Maybe the Fuel Pressure Regulator? Those do go bad or even just get weak, and like a few other things once replaced, a new one puts performance back to like new.

I never did change the ECU relay. Worth a shot? Still have a spare new one if it's the same relay as the fuel pump, heater, ABS, etc.

You should definitely try it. But just bear in mind, even if that fixes it, it might just be a symptom of the larger cause. The ECU going bad seems to cause the relay problems, it's not the other way around.

So, reading through the forums, it seems like this is a really common problem. Does anyone know if Ford ever issued any service bulletins regarding it? Or does it happen so long after the cars were sold that they just don't give a damn?

There are common problems with Explorers, but they happen well after the age and mileage most people no longer keep their vehicles, so it would be pretty unreasonable to blame Ford. If anything, it's great the stuff lasts as long as it does and that there aren't bigger problems.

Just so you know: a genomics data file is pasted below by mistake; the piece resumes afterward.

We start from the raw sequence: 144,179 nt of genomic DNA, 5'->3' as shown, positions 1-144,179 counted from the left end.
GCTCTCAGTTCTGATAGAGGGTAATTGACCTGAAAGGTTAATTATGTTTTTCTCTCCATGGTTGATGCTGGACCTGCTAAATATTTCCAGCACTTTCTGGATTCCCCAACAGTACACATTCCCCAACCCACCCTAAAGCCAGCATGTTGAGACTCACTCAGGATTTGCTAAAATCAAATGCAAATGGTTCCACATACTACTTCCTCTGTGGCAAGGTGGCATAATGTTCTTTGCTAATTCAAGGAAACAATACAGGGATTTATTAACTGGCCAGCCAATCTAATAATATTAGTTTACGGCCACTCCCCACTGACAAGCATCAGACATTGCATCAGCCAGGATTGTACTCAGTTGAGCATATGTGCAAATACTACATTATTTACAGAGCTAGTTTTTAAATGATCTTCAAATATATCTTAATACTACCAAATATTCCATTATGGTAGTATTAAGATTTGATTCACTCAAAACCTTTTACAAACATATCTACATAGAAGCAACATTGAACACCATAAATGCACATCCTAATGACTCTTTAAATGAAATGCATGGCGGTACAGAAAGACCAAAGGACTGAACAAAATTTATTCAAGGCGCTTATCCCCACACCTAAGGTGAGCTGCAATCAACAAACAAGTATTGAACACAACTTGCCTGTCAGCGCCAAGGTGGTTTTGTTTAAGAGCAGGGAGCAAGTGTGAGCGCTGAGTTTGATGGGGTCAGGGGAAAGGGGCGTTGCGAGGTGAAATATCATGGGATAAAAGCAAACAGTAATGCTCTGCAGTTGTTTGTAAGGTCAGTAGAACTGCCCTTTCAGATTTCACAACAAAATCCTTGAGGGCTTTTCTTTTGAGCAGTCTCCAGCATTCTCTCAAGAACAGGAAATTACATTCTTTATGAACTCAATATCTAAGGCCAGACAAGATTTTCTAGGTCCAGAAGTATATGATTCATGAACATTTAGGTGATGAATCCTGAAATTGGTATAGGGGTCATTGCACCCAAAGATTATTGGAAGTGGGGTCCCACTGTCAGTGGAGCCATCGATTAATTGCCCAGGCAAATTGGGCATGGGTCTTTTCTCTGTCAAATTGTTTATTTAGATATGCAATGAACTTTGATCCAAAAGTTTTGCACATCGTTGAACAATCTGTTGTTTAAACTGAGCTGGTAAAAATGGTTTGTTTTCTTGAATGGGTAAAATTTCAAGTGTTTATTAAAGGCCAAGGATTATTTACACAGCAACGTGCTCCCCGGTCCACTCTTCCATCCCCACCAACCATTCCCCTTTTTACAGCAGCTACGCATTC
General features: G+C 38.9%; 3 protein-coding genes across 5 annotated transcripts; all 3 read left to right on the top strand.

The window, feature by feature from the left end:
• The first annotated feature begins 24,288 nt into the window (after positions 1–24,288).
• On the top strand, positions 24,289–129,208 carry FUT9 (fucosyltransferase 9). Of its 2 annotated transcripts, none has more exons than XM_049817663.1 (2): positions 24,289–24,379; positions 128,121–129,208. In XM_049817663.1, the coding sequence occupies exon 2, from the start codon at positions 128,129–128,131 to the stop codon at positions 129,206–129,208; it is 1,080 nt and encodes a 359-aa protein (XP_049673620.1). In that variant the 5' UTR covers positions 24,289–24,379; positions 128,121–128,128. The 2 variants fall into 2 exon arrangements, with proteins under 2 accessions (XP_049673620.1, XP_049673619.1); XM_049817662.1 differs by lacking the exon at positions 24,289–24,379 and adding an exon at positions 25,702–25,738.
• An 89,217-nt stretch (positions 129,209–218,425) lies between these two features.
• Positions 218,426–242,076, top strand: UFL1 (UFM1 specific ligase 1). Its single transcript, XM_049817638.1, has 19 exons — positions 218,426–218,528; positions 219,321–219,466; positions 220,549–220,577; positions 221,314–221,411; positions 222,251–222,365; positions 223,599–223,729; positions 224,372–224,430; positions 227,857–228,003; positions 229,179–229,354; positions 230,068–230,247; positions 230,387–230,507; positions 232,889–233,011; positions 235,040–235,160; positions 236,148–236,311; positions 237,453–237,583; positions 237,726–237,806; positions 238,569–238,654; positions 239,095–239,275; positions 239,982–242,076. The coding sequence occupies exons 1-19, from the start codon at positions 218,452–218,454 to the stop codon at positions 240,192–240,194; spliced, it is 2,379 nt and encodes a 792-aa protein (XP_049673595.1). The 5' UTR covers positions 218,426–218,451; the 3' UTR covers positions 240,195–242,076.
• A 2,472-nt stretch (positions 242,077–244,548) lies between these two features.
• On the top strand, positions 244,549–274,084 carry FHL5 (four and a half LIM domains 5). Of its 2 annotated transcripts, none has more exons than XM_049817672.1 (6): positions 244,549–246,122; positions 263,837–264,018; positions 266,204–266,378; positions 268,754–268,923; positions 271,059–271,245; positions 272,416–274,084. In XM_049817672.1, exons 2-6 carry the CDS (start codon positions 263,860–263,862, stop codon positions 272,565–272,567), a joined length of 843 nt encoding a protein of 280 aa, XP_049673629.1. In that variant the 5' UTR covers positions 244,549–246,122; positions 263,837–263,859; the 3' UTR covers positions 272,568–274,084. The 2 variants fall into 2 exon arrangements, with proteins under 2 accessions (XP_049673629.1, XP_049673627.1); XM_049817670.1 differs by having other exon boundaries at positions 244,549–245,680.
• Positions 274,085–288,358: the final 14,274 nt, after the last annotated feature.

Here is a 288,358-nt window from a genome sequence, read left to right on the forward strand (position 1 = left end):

Yeah, that's how I went about it after the fuel pump stayed on and let me know it was the ECU. There was obvious leakage from all 3 capactors on the board, and right on the traces of the CPU and critical components. Really the BEST thing to do is pull the ECU ASAP and just replace the caps BEFORE they leak, which will give it another 10-15 years or more if the replacement caps are high quality and the same 105 degree temp rating for automotive use.

I've got a refurb ECU on there in the meantime, but I plan to get the caps and repair the original ECU as well. The refurb is ok but it doesn't offer as smooth of performance or as good of mileage as the original ECU did.